During all this tracking, I had heard a single shot here, and, a while later, a single shot there. I thought I might have driven this deer right into Keith and Tom. If so, I figured I'd just keep tracking, and help them drag the deer back to their car when I found them dressing it out. If I came upon a live deer instead, well, that would be just fine, too.

Soon, the track was bounding through a meadow of shoulder-high Christmas-trees-to-be. It disappeared at the edge of yet another wood, right at the base of a large old apple tree hopelessly tangled with thorns, prickers, and blackberries. I remembered how this deer had hidden just so a mile back. So I finally took the gun off my shoulder, and furtively slipped into the woods, sidestepping the thorns as best I could.

Ten yards ahead, there it lay at the base of a pole-sized tree: one tiny dead deer. Upon inspection, I saw it was a button buck. I daydreamed again of the admiring smiles of my wife: I had stalked this deer so relentlessly that it just up and died rather than prolong the Terror of a Stalk by the Mighty Hunter!

Upon closer inspection, however, “natural causes” were replaced by a shotgun slug through the heart as the immediate cause of death. My wife isn't impressed with my Mighty Hunter act anyway.

But now I was puzzled. Who would shoot a deer and then abandon it? I guessed that anybody dragging home a rabbit-sized critter in deer's clothing might be darn embarrassed with this “prize.” Even so, you just don't kill and run.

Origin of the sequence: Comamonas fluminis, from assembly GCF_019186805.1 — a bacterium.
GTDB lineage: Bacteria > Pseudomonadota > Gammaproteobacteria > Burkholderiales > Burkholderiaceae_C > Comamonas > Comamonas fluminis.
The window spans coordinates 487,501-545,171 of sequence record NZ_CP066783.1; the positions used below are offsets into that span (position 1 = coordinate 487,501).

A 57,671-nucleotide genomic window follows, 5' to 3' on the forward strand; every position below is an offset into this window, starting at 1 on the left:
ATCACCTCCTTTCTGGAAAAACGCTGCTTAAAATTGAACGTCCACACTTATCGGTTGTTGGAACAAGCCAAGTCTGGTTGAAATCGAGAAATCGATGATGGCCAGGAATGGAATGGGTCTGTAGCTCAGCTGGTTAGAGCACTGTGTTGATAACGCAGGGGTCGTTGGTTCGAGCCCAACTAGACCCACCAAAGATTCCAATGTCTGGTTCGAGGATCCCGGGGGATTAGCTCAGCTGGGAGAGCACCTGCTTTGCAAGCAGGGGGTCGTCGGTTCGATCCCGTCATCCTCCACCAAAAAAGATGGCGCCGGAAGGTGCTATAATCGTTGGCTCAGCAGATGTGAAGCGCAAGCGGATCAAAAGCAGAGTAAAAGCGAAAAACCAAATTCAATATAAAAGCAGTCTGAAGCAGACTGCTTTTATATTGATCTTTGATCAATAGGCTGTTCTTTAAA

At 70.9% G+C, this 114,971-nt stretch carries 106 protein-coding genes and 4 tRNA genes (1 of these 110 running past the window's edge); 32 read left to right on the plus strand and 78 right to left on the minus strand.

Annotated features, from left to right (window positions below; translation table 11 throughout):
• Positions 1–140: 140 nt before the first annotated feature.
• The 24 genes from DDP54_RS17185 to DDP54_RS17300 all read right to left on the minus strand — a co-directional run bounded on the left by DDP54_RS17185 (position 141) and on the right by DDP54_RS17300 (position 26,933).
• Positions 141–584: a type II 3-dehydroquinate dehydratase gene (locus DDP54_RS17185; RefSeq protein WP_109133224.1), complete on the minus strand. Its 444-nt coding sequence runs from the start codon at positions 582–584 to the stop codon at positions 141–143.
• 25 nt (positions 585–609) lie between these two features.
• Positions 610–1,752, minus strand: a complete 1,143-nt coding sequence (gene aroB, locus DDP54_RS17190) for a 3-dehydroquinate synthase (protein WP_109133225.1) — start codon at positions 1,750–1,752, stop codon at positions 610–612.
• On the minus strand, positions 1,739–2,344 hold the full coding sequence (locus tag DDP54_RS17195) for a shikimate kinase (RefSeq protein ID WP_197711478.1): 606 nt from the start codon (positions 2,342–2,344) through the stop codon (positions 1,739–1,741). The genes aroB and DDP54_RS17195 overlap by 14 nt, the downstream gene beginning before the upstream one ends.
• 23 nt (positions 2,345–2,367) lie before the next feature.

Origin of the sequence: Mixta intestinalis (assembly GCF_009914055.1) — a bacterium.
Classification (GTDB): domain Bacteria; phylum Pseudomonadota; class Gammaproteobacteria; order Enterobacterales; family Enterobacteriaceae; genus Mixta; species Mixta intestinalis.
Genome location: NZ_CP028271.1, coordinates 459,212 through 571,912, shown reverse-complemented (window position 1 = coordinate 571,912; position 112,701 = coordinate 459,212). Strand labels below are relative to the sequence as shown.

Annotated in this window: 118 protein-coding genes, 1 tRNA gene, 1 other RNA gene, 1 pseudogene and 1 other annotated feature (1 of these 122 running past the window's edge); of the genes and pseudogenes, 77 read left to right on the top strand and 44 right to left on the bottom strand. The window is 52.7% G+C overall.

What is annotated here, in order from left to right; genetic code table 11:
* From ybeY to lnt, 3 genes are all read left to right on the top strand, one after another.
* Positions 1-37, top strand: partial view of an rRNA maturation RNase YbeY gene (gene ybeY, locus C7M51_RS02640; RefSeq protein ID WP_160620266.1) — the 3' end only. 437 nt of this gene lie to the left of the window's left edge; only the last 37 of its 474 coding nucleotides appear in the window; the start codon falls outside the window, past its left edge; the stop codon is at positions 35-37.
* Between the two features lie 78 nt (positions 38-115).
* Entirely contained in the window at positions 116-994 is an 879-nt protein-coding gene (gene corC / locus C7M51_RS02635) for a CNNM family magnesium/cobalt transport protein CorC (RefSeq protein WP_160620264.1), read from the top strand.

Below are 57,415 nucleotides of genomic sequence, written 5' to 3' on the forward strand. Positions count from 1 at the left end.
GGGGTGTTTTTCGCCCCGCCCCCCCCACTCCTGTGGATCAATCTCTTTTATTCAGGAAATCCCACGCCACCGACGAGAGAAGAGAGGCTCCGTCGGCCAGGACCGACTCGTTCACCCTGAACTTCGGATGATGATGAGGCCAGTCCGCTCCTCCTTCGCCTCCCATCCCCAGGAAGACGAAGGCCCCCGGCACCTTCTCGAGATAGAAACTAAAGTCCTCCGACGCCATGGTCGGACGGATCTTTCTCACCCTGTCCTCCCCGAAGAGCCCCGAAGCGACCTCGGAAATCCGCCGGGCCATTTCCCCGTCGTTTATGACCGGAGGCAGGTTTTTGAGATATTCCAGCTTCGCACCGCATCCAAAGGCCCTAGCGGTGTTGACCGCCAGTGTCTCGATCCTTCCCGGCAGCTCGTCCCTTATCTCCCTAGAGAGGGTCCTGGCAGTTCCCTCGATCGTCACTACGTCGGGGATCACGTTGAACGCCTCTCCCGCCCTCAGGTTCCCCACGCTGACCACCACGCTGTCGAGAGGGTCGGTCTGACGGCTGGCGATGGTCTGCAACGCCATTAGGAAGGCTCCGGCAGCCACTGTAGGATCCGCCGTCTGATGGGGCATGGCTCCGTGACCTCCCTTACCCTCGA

I followed the hunter's tracks from the swiftly cooling deer, and shortly came upon Keith and Tom. I asked which of them had shot the little buck. Neither of them had fired a shot, they said, but they had earlier seen two shadowy hunters skulking about the periphery of Grady's land. No sooner did the three of us return to the diminutive deer and curse the lowlife who would leave it in the woods when the two Shadowy Hunters arrived from over the hill, waving a doe management permit at me. It seems they had shot this pot-of-stew sized deer, but immediately discovered that their paperwork was back at the car. Now they were back to claim their prize. Happy enough ending, I guess.

I went back to the house for lunch and the telling of my mighty tale to hostess Sally and her daughter Mary. Did I notice just a hint of admiring sparkle at the edge of teenaged Mary's eye as I finished both tale and lunch and rose to go?

Yes I did! But the sparkle turned first into a snuffle, then a snicker, finally culminating in an outright guffaw. The Mighty Hunter had sat at the table for 30 minutes sporting his Hot Seat as a bright orange fashion accessory. The Mighty Hunter goes down in (orange) flames again. With dignity shattered, I fled the house for a final scoot around the property.

The only remarkable sign in the afternoon woods was a narrow track - kind of like a single fat cross-country ski - in the snow. After following it briefly, I noticed a drop of blood here and there. Then it hit me: the Shadow Hunters had dragged out their deer. For the life of me I couldn't understand why they hadn't just cut off its legs so they could stuff the remaining deer in a pocket.